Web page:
Risk of Meningioma in European Patients Treated With Growth Hormone in Childhood: Results From the SAGhE Cohort.
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Context:There has been concern that GH treatment of children might increase meningioma risk. Results of published studies have been inconsistent and limited. Objective:To examine meningioma risks in relation to GH treatment. Design:Cohort study with follow-up via cancer registries and other registers. Setting:Population-based. Patients:A cohort of 10,403 patients treated in childhood with recombinant GH in five European countries since this treatment was first used in 1984. Expected rates from national cancer registration statistics. Main Outcome Measures:Risk of meningioma incidence. Results:During follow-up, 38 meningiomas occurred. Meningioma risk was greatly raised in the cohort overall [standardized incidence ratio (SIR) = 75.4; 95% CI: 54.9 to 103.6], as a consequence of high risk in subjects who had received radiotherapy for underlying malignancy (SIR = 658.4; 95% CI: 460.4 to 941.7). Risk was not significantly raised in patients who did not receive radiotherapy. Risk in radiotherapy-treated patients was not significantly related to mean daily dose of GH, duration of GH treatment, or cumulative dose of GH. Conclusions:Our data add to evidence of very high risk of meningioma in patients treated in childhood with GH after cranial radiotherapy, but suggest that GH may not affect radiotherapy-related risk, and that there is no material raised risk of meningioma in GH-treated patients who did not receive radiotherapy.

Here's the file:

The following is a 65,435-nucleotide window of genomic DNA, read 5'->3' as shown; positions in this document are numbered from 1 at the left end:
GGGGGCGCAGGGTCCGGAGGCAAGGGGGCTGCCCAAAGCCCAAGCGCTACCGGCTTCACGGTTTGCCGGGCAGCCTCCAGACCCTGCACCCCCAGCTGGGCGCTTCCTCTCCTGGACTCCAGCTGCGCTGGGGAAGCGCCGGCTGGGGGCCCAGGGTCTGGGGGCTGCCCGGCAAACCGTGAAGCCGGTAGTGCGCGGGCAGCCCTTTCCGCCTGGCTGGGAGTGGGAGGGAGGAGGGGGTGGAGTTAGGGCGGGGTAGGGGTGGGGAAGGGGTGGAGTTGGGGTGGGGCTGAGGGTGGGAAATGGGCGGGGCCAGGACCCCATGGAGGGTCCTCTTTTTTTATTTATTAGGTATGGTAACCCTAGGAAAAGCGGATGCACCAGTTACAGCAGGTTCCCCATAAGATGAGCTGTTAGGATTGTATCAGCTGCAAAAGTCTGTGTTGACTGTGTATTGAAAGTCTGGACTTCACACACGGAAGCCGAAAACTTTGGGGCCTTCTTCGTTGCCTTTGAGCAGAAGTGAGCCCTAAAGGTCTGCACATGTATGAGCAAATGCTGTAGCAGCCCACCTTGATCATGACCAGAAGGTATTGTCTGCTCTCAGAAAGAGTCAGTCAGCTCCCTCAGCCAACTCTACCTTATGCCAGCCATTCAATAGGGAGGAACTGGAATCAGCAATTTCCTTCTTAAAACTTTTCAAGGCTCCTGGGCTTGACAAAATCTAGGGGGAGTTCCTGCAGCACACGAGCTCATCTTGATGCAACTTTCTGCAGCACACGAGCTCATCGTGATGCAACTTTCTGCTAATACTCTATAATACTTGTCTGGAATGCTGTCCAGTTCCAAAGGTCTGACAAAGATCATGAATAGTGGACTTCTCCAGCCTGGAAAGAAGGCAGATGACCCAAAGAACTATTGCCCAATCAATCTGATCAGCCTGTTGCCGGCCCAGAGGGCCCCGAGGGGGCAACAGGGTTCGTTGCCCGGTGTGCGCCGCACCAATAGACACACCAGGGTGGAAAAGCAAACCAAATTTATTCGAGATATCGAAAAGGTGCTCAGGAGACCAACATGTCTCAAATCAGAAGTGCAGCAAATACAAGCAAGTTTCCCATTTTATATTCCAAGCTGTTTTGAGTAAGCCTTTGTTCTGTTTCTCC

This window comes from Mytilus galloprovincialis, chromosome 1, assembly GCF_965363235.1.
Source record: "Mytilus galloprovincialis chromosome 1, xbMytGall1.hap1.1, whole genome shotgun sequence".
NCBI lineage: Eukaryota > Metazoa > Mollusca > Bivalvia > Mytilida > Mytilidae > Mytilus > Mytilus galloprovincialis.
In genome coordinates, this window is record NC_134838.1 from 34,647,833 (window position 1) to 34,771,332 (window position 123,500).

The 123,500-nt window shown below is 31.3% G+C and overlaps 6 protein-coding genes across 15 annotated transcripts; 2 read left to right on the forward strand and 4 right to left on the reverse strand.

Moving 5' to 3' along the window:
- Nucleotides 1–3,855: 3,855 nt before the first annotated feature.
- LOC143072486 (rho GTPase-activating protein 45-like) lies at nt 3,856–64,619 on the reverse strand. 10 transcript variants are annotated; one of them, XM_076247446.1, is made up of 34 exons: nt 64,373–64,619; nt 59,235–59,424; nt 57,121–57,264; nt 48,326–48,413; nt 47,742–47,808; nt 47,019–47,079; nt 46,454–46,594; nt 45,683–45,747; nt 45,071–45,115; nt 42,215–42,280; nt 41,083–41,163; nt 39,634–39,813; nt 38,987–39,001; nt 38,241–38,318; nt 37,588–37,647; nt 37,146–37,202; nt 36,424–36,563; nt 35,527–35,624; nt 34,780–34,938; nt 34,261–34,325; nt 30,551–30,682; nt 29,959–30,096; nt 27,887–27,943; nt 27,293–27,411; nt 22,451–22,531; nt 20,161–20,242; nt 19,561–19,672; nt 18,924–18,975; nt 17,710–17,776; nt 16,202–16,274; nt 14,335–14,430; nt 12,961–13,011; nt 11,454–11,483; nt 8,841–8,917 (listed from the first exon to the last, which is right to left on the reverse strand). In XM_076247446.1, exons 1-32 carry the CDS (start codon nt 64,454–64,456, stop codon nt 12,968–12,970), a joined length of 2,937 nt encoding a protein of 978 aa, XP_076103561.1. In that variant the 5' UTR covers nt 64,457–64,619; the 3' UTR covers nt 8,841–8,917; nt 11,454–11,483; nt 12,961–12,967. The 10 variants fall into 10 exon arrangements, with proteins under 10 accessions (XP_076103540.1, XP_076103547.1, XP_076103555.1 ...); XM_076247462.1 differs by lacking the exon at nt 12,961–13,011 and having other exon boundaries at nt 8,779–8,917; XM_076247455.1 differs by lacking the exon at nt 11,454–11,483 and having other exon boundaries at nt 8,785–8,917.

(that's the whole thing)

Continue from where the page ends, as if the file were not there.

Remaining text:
Neoplasms, Second Primary
Human Growth Hormone
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The Journal of clinical endocrinology and metabolism, 2019, 104 (3), pp. 658 - 664